I've just returned from a workshop with several other doctors, discussing how to modulate the stress in our own lives and teach others to do the same.
Our perfectionistic personalities make us ripe for overwork, guilt when things go wrong, shame when we make mistakes, and anger when we can't control outcomes. Through both lectures and exercises, Lee Lipsenthal MD of Finding Balance Productions helped us see ourselves . . . and the view was not always pretty.
Much of Dr. Lipsenthal's teaching involved ways of dealing with our own reactions, and how to keep what's important central in our lives and hearts. In fact, many of the exercises focused on heart-based breathing and meditations.
I thought about how my personal practice of ho'oponopono fits into these ideas. It's a moment-to-moment working relationship between all parts of me and Divinity within, leading to forgiveness and peace. And, it's definitely heart-based.
The process involves noticing whatever is arising in my life or emotions, etc, and saying simply (within myself): "I'm sorry. Please forgive me. Thank you. I love you." Maybe it is a little like a mantra, for some.
I am accepting (as much as I can) 100% responsibility for whatever shows up in my life or my office. Ho'oponopono holds that we are all one -- including through holding certain unconscious memories that distort what we see and experience. So even when we don't know what these are, we can apologize to Divinity within for them, inviting help and release from them. As these are released from us, they are released from everyone else as well.
The only purpose is to feel peace, not to create a particular outcome -- similar to mindfulness meditation or some of the exercises that Dr. Lipsenthal led us through the last few days. To be sure, though, things can shift in unexpected (often pleasant!) ways with consistent practice.
The idea of asking Divinity for forgiveness is very ancient. But in ho'oponopono it doesn't come from the perspective of something being 'wrong' with us. Instead it is about accepting that data collected over eons is running within us, like a movie that won't stop playing. We can be just fine as we are. But the movie shows up in our lives, through our experiences. My goal is to clean up whatever is happening within me that is presenting as seeming "problems", chaos, discord, lack, whatever.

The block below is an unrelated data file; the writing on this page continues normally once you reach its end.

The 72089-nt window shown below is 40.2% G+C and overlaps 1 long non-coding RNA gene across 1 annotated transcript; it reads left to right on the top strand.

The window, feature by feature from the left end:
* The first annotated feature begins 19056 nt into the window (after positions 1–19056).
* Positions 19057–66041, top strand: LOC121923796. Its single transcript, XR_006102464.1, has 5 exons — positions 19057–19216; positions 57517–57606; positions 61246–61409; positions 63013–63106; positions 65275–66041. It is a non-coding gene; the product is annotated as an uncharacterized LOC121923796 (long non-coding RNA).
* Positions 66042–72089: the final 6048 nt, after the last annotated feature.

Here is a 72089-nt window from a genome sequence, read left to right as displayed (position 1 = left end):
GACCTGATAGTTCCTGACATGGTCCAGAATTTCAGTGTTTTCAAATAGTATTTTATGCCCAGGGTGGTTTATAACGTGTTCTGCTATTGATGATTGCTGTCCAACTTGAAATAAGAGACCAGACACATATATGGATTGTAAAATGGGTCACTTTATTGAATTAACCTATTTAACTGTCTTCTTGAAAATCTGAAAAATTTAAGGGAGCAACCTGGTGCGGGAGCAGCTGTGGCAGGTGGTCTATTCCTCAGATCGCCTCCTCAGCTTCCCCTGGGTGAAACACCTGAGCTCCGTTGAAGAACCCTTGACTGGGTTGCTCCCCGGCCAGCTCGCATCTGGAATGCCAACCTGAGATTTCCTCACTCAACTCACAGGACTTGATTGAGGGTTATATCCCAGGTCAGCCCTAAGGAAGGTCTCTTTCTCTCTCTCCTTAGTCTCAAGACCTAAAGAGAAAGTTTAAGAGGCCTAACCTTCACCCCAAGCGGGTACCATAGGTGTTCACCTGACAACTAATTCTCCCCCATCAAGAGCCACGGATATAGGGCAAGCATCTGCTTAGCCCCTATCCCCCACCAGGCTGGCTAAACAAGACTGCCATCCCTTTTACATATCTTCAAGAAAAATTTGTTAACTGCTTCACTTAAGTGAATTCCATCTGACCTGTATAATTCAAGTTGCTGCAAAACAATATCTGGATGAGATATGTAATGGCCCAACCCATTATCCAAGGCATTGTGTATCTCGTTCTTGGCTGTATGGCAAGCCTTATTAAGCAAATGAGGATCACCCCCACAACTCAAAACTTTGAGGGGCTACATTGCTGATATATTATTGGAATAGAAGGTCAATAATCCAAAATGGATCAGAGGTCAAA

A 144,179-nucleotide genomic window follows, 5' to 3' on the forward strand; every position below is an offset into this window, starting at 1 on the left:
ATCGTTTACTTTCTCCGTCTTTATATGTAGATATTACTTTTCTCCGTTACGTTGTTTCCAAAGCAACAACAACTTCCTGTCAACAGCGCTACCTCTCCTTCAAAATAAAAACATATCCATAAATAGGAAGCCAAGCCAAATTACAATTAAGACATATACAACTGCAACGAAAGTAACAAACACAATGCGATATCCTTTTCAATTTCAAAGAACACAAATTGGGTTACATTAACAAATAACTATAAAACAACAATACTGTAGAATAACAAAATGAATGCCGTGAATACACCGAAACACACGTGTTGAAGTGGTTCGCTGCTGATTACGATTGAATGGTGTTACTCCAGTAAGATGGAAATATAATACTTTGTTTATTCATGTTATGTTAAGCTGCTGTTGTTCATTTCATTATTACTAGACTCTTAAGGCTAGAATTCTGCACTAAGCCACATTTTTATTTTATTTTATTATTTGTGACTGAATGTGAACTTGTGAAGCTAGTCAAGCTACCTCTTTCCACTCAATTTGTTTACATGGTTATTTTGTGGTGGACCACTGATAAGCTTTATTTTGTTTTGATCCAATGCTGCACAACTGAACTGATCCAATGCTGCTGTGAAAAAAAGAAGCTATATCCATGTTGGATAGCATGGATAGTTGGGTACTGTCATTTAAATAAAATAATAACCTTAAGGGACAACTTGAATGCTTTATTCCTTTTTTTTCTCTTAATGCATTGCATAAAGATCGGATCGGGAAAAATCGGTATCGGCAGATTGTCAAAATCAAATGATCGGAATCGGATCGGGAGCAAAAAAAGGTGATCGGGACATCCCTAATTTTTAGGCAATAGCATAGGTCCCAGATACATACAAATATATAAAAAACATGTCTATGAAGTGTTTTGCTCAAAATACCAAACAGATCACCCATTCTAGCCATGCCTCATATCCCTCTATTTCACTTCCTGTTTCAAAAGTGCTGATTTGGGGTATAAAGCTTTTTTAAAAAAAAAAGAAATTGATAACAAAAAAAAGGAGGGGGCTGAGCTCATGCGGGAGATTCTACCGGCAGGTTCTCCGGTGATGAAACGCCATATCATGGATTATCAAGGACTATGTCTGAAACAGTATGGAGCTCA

This inwardly asking forgiveness and saying "thank you" for what is present, allows peace to reappear. Then we can move ahead as guided. When I remember to do this, there is more compassion within me for others. Sometimes my ego gets the best of me, though. I begin again, and again, and again.
I think of how alone, helpless, and overwhelmed I've sometimes felt when faced with people's suffering, and how these feelings are echoed in my colleagues. Few of us would freely acknowledge this; we do the best we can anyway. Wouldn't patients ultimately benefit from processes that calm their doctors? I believe so, and keep on practicing.
Popular posts from this blog
Many people think that in order to do Ho'oponopono properly, we must direct our cleaning efforts towards particular problems that arise in our lives. Examples might be traffic jams, financial crises, health issues, or arguments with family members. I used to think this too. Thus, I wanted to know specifically how to "clean" with whatever problem was happening, when it was happening. What particular process or tool should be used for each? More importantly, I wanted to know exactly "what" I was cleaning with at any particular time -- in order to pick the right tool, of course. And if I was doing it well enough, the problem should clear up, right? :-) I must have thought my intellectual mind was in charge of things, even though I had many times read Dr. Ihaleakala Hew Len's article, "Who's in Charge?" . From that article: "Memories replaying dictate what the Subconscious Mind experiences. The Subconscious Mind
This is a very brief video conversation with Morrnah Simeona and Dr. Ihaleakala Lew Len. Morrnah passed into spirit in Germany, in 1992. The sincerity in both of them comes through for me. Morrnah became known for "updating" the ancient Ho'oponopono process of correcting errors and making things right, for modern times. She termed her method "Self-I-dentity Through Ho'oponopono." They speak of allowing Divinity to help each of us heal ourselves and our relationships through repentance, forgiveness, and transmutation -- the last of which, only Divinity can do. They point out that Divinity created us, not any other person. The traditional Ho'oponopono process involved an entire group of people, moderated by an elder who might make suggestions to dissipate family conflict. Here, Morrnah explains that her amendments rely on each person's bonding directly with Divinity, rather than relying on any other human to solve his or her problems. Further, she
This past weekend marked a first for me, but more importantly for Ho'oponopono. Not only was this my first time to help staff a training seminar, but it was also the first time that " Health Ho'oponopono: Basic I and Your Health " has ever been offered. Over 2 days Kikikipa Kretzer, PhD presented basic principles and processes of Self-Identity Through Ho'oponopono as developed by Kahuna Lapa'au Morrnah Simeona -- and also focused on using these processes with health concerns. Dr. Kretzer shared cleaning tools and ways of responding to health issues, when these are the opportunities that arise. Memories can manifest or express in our lives in all kinds of ways, including health conditions like hypertension, heart disease, depression, cancer, etc. Ho'oponopono sees these as opportunities to "clean" as much as any other. We had a small, intimate group of people who traveled to Colorado Springs from all over. One woman drove 18 hours straight to get